Calcification of various cardiovascular structures is associated with aging, chronic kidney disease, and following radiation therapy.
Mitral annular calcification (MAC) is a chronic degenerative process of the mitral valve ring; it was first described in 1908 by Bonninger as associated with complete heart block.
Dewitzky presented detailed pathologic descriptions of 36 cases and demonstrated the close resemblance to a similar process that had been described in the aortic valve in 1904 by Monckeberg.
Yater and Cornell in 1935 histopathologically demonstrated extension of a calcific mass into the Bundle of His leading to heart block.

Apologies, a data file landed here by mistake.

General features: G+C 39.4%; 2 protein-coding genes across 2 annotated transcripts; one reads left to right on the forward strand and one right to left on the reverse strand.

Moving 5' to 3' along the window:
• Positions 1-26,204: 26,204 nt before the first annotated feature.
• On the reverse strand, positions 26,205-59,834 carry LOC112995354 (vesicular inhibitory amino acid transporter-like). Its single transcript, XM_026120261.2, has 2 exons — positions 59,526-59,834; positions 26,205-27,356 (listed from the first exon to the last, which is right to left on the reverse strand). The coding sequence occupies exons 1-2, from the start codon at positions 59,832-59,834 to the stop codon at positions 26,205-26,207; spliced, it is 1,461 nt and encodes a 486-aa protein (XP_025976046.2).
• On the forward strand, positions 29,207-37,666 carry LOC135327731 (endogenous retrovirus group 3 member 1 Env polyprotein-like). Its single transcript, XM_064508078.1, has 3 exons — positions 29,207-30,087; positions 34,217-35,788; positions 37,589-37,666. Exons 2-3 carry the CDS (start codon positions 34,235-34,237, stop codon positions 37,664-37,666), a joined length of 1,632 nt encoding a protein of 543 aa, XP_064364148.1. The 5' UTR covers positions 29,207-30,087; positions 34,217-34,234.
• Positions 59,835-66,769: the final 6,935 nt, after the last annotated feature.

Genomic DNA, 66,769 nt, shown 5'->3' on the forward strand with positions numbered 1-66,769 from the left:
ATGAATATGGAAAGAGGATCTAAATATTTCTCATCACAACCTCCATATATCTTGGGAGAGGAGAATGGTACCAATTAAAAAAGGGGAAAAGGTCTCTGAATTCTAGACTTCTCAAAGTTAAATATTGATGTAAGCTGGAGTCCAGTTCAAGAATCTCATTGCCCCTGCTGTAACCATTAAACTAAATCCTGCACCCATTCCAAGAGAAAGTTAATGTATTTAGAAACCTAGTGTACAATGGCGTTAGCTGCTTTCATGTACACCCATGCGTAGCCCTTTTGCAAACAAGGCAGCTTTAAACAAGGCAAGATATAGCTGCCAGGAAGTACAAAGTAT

Calcification of the annulus fibrosus of the mitral valve was commonly found in older people at autopsy and was considered to be a sequela of rheumatic heart disease.
However, evidence of previous disease was often absent; the lesion is now generally regarded as the end stage of an inflammatory process.
MAC and atherosclerosis share similar risk factors, and the presence of MAC may reflect the intensity and duration of exposure to these risk factors.
Interestingly, MAC has been proposed as a visible barometer of the burden of atherosclerotic disease.
Mitral annular calcification is a growing problem in the elderly. It causes mitral stenosis and regurgitation, which are hard to treat.
Furthermore, studies have suggested that the presence of MAC is independently associated with a higher incidence of cardiovascular disease (CVD) and cardiovascular death and stroke.